As more states from California to Connecticut pursue statewide zoning reform and face backlash by local governments seeking to retain control over land use, it is important to explore: What are the challenges facing states that seek to implement statewide land use reform? What do we know about the effects of changing land use regulations on housing supply and housing prices? When can we realistically expect to observe the results of these policies on the ground?
- Jessie Grogan, associate director, Reduced Poverty and Spatial Inequality, Lincoln Institute
- Patrick Condon, University of British Columbia
- Jenny Schuetz, Brookings Institution
- David Garcia, Terner Center at UC Berkeley
- Journalist moderator: Diana Lind
- "The State of Local Zoning: Reforming a Century-Old Approach to Land Use"
- From the House to the Ground: Insights Into the Challenges of Implementing State Housing Policies
- "Are new housing policy reforms working? We need better research to find out."
- "How Can State Governments Influence Local Zoning to Support Healthier Housing Markets?"
- New Pathways to Encourage Housing Production: A Review of California’s Recent Housing Legislation
- Incentivizing Housing Production: State Laws from Across the Country to Encourage or Require Municipal Action
- "New Research Builds Evidence for Zoning Reform"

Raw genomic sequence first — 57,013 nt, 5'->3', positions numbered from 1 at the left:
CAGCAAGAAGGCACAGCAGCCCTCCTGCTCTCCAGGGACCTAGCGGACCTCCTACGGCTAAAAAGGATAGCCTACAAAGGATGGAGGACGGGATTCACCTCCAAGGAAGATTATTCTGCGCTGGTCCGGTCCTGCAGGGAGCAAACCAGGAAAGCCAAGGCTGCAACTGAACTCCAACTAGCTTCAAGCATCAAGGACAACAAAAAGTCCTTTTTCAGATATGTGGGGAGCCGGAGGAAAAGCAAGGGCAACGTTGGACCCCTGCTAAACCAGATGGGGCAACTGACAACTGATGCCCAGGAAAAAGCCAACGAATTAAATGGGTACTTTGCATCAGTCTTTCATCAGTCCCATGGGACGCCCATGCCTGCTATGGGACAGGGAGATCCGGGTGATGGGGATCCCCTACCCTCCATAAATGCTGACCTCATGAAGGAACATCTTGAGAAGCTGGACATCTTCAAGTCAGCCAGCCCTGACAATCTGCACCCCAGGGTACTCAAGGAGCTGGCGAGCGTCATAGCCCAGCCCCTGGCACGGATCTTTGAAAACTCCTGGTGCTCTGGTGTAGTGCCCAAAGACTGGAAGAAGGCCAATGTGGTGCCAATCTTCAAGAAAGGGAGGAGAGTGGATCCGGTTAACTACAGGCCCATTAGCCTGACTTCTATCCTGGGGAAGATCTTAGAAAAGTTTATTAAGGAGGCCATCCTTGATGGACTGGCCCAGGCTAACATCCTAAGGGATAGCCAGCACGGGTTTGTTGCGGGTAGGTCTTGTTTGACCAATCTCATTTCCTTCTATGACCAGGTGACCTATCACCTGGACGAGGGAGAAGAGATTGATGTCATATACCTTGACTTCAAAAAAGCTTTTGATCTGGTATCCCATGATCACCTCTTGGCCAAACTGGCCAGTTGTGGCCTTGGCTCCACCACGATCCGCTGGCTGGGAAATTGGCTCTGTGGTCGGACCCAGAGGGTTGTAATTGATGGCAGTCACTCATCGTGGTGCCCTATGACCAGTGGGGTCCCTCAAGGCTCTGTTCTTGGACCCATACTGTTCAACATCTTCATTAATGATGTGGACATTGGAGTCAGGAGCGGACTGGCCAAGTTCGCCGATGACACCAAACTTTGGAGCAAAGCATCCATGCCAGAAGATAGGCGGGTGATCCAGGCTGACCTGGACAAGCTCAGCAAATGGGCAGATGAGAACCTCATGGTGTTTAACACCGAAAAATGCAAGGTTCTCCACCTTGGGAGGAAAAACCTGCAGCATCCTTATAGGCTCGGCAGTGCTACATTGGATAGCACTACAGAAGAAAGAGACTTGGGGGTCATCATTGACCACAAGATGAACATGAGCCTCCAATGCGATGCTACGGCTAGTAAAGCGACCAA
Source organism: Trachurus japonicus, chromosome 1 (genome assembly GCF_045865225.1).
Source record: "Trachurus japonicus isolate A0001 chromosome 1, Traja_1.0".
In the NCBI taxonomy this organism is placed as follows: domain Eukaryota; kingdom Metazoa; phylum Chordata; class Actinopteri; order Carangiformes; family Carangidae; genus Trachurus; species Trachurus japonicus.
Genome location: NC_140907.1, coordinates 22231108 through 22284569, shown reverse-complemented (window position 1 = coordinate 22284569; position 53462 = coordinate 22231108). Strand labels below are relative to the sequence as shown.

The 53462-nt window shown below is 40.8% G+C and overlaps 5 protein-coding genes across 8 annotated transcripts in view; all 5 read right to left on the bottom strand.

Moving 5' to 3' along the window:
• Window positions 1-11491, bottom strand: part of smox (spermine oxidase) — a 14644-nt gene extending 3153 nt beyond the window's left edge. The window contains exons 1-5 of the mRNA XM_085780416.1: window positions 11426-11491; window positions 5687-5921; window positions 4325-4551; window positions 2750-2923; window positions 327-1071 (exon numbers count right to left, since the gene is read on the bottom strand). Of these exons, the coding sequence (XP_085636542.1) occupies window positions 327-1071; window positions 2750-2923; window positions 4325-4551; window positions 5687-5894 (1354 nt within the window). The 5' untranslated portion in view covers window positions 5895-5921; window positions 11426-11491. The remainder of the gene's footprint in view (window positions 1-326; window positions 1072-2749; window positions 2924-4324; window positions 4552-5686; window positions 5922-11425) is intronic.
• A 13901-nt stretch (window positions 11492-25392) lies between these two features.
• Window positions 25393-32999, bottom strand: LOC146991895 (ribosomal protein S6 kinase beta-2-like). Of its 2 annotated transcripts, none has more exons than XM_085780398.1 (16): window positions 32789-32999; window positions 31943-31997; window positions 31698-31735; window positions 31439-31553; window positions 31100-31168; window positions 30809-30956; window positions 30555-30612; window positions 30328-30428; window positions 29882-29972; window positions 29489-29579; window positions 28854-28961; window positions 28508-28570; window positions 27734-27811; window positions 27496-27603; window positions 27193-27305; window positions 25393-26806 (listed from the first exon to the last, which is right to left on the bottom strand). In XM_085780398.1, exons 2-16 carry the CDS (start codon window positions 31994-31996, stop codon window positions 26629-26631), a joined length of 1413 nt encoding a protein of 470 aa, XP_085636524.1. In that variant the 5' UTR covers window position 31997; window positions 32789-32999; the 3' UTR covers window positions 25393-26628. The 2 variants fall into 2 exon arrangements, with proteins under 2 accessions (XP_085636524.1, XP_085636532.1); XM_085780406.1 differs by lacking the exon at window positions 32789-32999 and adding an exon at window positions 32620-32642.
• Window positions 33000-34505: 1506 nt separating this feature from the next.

- "Opinion: Cities try every tool to fix the housing crisis except what works"
- "Mapping Minneapolis’ Post-2040 Plan Duplexes and Triplexes"
Interventions II: Tax Policy
Cities are considering the effects of their tax systems on housing affordability. In Detroit, a land value tax has been proposed to lower residential taxes and encourage development. A well-functioning property tax based on market value might play a similar role in other jurisdictions. The design of property tax relief programs and homestead exemptions also has important implications for affordability.
- Jay Rising, chief financial officer, City of Detroit
- Nick Allen, MIT
- Joan Youngman, Lincoln Institute of Land Policy
- Ron Rakow, Lincoln Institute of Land Policy
- Journalist moderator: Liam Dillon
- Split-Rate Property Taxation in Detroit
- Property Tax Relief for Homeowners